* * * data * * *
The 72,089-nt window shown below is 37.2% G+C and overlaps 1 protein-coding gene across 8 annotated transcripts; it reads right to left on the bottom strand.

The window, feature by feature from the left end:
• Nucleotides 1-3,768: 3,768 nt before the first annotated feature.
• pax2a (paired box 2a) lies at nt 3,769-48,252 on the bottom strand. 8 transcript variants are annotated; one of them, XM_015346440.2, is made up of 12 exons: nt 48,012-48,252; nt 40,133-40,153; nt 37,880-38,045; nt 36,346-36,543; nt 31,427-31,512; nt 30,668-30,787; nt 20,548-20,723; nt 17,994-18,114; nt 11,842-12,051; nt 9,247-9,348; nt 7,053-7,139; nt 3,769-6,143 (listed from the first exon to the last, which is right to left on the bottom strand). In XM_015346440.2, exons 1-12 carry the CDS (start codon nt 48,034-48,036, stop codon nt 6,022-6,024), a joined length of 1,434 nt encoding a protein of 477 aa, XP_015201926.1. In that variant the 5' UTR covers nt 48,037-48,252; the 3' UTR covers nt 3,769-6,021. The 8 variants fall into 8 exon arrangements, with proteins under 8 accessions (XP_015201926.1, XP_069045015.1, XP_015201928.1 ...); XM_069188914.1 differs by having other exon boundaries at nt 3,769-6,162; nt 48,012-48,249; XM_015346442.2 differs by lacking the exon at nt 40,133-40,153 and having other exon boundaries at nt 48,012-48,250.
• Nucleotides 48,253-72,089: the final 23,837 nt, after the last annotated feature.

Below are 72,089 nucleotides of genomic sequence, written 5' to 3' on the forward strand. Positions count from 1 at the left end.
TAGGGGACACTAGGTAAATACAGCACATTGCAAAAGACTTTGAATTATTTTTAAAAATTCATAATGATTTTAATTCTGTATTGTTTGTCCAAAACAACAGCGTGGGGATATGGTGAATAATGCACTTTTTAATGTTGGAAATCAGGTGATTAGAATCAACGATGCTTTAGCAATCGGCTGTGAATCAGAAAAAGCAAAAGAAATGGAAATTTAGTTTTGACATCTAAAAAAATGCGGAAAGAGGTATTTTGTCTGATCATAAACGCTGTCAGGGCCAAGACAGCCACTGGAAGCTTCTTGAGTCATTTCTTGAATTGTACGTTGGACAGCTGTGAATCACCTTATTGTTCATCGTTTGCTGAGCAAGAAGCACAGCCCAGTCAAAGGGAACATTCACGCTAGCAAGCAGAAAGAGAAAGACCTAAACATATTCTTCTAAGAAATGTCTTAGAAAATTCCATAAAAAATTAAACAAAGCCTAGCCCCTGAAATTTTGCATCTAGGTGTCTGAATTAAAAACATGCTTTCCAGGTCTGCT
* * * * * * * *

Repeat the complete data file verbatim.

The 72,089-nt window shown below is 37.2% G+C and overlaps 1 protein-coding gene across 8 annotated transcripts; it reads right to left on the bottom strand.

The window, feature by feature from the left end:
• Nucleotides 1-3,768: 3,768 nt before the first annotated feature.
• pax2a (paired box 2a) lies at nt 3,769-48,252 on the bottom strand. 8 transcript variants are annotated; one of them, XM_015346440.2, is made up of 12 exons: nt 48,012-48,252; nt 40,133-40,153; nt 37,880-38,045; nt 36,346-36,543; nt 31,427-31,512; nt 30,668-30,787; nt 20,548-20,723; nt 17,994-18,114; nt 11,842-12,051; nt 9,247-9,348; nt 7,053-7,139; nt 3,769-6,143 (listed from the first exon to the last, which is right to left on the bottom strand). In XM_015346440.2, exons 1-12 carry the CDS (start codon nt 48,034-48,036, stop codon nt 6,022-6,024), a joined length of 1,434 nt encoding a protein of 477 aa, XP_015201926.1. In that variant the 5' UTR covers nt 48,037-48,252; the 3' UTR covers nt 3,769-6,021. The 8 variants fall into 8 exon arrangements, with proteins under 8 accessions (XP_015201926.1, XP_069045015.1, XP_015201928.1 ...); XM_069188914.1 differs by having other exon boundaries at nt 3,769-6,162; nt 48,012-48,249; XM_015346442.2 differs by lacking the exon at nt 40,133-40,153 and having other exon boundaries at nt 48,012-48,250.
• Nucleotides 48,253-72,089: the final 23,837 nt, after the last annotated feature.

Below are 72,089 nucleotides of genomic sequence, written 5' to 3' on the forward strand. Positions count from 1 at the left end.
TAGGGGACACTAGGTAAATACAGCACATTGCAAAAGACTTTGAATTATTTTTAAAAATTCATAATGATTTTAATTCTGTATTGTTTGTCCAAAACAACAGCGTGGGGATATGGTGAATAATGCACTTTTTAATGTTGGAAATCAGGTGATTAGAATCAACGATGCTTTAGCAATCGGCTGTGAATCAGAAAAAGCAAAAGAAATGGAAATTTAGTTTTGACATCTAAAAAAATGCGGAAAGAGGTATTTTGTCTGATCATAAACGCTGTCAGGGCCAAGACAGCCACTGGAAGCTTCTTGAGTCATTTCTTGAATTGTACGTTGGACAGCTGTGAATCACCTTATTGTTCATCGTTTGCTGAGCAAGAAGCACAGCCCAGTCAAAGGGAACATTCACGCTAGCAAGCAGAAAGAGAAAGACCTAAACATATTCTTCTAAGAAATGTCTTAGAAAATTCCATAAAAAATTAAACAAAGCCTAGCCCCTGAAATTTTGCATCTAGGTGTCTGAATTAAAAACATGCTTTCCAGGTCTGCT